Association, a trade group. By 1996, Dr. McEwen said, the industry
      stopped using raw ingredients made from herds that were not certified
      free of the disease or from high-risk parts of cattle.

      The highest risk material the food agency oversees is probably
      "glandular" diet supplements, which may contain brains, adrenal and
      thyroid glands, pancreas, spleens or testicles.

      For example, Health Genesis, a Florida company, sells 100-capsule
      bottles of bovine Brain Concentrate, promising "tissues processed at
      low temperature to insure rawness."

      David, a salesman who would not give his last name or the name of the
      owner of Health Genesis, said, "This whole thing about mad cow
      disease is so new" and explained, "We assume it's safe because it's
      made available by the people who make it."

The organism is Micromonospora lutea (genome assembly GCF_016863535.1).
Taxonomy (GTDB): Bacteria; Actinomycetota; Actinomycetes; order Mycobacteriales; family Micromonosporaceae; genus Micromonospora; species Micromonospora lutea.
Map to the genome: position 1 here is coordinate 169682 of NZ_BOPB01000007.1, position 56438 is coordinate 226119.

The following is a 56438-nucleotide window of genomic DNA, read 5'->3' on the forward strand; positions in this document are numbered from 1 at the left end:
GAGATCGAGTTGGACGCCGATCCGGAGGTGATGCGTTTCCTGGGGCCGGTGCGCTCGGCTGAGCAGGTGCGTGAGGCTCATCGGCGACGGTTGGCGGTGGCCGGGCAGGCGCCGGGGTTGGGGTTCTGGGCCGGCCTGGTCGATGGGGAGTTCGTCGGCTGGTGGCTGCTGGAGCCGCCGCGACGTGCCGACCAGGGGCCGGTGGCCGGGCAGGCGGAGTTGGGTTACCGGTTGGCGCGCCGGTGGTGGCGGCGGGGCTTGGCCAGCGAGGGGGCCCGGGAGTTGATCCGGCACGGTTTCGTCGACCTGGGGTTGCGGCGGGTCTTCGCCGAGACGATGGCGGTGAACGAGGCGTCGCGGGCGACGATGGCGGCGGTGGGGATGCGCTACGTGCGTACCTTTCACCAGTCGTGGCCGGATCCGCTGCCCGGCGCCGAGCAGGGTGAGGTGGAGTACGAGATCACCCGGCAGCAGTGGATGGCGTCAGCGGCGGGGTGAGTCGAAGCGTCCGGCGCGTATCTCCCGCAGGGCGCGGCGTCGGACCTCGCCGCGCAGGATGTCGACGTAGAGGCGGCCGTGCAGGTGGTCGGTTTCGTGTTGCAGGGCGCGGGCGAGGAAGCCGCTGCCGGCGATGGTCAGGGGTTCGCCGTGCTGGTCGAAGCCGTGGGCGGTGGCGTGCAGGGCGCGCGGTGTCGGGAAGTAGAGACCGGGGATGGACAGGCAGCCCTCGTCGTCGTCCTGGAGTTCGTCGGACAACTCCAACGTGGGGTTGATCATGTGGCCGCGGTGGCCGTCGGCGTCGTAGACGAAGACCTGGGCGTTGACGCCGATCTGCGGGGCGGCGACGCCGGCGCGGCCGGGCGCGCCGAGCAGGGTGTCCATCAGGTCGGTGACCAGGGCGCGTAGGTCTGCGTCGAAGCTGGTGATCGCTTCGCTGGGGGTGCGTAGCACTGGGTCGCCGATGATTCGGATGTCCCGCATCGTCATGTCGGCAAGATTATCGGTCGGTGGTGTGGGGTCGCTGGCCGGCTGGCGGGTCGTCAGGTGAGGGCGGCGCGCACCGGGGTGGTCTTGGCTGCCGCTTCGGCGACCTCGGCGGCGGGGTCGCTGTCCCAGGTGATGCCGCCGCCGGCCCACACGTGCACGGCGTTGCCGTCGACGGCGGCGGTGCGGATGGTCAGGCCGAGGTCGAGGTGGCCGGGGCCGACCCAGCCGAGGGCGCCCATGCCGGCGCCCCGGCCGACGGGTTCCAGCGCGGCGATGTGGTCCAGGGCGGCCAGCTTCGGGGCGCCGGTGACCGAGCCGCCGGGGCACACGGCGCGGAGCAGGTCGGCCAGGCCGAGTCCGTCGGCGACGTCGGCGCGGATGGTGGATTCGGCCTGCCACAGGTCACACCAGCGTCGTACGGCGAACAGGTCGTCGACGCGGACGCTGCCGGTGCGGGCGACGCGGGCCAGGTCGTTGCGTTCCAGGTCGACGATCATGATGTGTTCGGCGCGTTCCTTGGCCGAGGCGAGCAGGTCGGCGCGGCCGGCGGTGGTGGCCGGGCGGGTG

After telling a reporter that "there are people selling fried brains
      in Alabama," David insisted that the reporter call the manufacturer
      of the supplements, Rocky Fork Formulas of Newark, Ohio.

      Ken Michaelis, who said he was "just the phone answerer" for Rocky
      Fork's president but who according to the company's Web site is one
      of the founders, said Rocky Fork did not make its own brain
      concentrate and who did was "privileged corporate information."

      Mr. Michaelis said that he had not heard of Monday's F.D.A. ruling,
      but that he believed the concentrate was safe because "you can't get
      glandulars from countries with mad cow."

      He could not name the country the brains came from, but said there
      were "tons of manufacturers," some domestic. Nor did Mr. Michaelis
      know how old the animals were or whether they were ever tested for

      Mr. Michaelis said there was no test for prions (there are several)
      and insisted that "they've never been able to prove that mad cow is
      transmitted to humans" (health authorities emphatically disagree).

      Copyright 2004 The New York Times Company